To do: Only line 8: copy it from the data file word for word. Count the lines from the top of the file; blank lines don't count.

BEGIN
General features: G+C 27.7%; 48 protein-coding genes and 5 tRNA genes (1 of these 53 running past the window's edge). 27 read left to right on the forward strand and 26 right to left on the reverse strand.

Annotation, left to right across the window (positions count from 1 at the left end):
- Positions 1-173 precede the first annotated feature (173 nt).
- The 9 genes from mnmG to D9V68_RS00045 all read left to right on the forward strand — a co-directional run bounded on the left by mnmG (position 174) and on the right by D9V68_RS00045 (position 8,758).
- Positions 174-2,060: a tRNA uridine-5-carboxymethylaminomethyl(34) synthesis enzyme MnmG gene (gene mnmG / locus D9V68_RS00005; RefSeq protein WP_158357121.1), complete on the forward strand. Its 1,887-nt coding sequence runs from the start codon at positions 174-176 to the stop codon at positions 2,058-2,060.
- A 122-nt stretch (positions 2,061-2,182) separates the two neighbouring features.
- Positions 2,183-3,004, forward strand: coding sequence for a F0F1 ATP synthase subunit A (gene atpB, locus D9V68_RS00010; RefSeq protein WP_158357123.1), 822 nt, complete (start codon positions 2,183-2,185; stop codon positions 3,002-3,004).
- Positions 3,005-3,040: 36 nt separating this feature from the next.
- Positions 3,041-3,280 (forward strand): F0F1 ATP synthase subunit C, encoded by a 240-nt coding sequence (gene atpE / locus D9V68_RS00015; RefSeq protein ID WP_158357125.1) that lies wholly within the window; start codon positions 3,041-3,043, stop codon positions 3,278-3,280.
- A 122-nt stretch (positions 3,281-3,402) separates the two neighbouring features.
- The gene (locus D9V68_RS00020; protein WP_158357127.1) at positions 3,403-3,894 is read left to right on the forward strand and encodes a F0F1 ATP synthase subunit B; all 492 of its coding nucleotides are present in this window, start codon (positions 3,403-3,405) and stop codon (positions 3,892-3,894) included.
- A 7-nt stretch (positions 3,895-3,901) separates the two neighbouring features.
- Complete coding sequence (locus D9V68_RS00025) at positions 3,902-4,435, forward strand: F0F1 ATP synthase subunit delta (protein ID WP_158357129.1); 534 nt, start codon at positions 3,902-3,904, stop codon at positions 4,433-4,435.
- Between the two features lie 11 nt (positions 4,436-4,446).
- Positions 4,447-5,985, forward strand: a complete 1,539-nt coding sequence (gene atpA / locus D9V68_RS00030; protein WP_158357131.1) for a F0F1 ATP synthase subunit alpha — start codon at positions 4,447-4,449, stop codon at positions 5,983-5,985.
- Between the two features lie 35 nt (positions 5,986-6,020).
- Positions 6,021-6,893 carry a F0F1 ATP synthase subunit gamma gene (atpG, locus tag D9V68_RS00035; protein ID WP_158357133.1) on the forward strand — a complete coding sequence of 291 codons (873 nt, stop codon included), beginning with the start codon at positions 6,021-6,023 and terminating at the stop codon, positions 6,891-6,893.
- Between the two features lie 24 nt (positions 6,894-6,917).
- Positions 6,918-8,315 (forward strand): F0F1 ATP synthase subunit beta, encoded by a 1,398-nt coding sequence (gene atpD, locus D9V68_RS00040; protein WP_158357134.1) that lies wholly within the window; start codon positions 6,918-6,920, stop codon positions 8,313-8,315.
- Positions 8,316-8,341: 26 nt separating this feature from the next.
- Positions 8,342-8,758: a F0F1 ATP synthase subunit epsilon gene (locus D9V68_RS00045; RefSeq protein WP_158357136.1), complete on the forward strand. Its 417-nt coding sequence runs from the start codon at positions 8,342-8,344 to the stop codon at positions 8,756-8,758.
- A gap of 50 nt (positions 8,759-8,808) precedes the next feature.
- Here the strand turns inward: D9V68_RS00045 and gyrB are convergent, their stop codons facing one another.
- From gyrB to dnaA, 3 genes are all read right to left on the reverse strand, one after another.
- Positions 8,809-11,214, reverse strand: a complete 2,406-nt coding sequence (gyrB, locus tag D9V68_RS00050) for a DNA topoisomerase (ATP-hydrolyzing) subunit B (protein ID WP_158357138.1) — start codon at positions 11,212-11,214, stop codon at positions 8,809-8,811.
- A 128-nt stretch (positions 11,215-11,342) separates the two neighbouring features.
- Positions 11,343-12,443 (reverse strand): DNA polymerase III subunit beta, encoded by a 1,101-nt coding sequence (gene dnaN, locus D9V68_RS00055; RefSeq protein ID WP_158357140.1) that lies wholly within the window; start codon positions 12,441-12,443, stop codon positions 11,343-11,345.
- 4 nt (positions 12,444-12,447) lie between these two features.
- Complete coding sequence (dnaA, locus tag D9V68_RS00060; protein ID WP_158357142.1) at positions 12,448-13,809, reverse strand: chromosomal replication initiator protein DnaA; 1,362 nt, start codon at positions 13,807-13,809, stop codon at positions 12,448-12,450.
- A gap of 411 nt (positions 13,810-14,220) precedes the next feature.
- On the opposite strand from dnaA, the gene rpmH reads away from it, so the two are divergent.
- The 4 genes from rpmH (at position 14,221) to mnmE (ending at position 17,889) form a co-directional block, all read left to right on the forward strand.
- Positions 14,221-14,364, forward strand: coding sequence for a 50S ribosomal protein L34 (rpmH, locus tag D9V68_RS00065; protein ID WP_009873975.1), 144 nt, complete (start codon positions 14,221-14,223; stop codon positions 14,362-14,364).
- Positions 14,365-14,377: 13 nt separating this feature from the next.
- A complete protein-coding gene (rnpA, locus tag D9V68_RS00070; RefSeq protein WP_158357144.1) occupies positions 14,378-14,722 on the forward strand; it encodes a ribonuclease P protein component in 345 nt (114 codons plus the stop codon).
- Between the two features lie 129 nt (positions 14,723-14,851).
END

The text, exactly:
- Positions 3,005-3,040: 36 nt separating this feature from the next.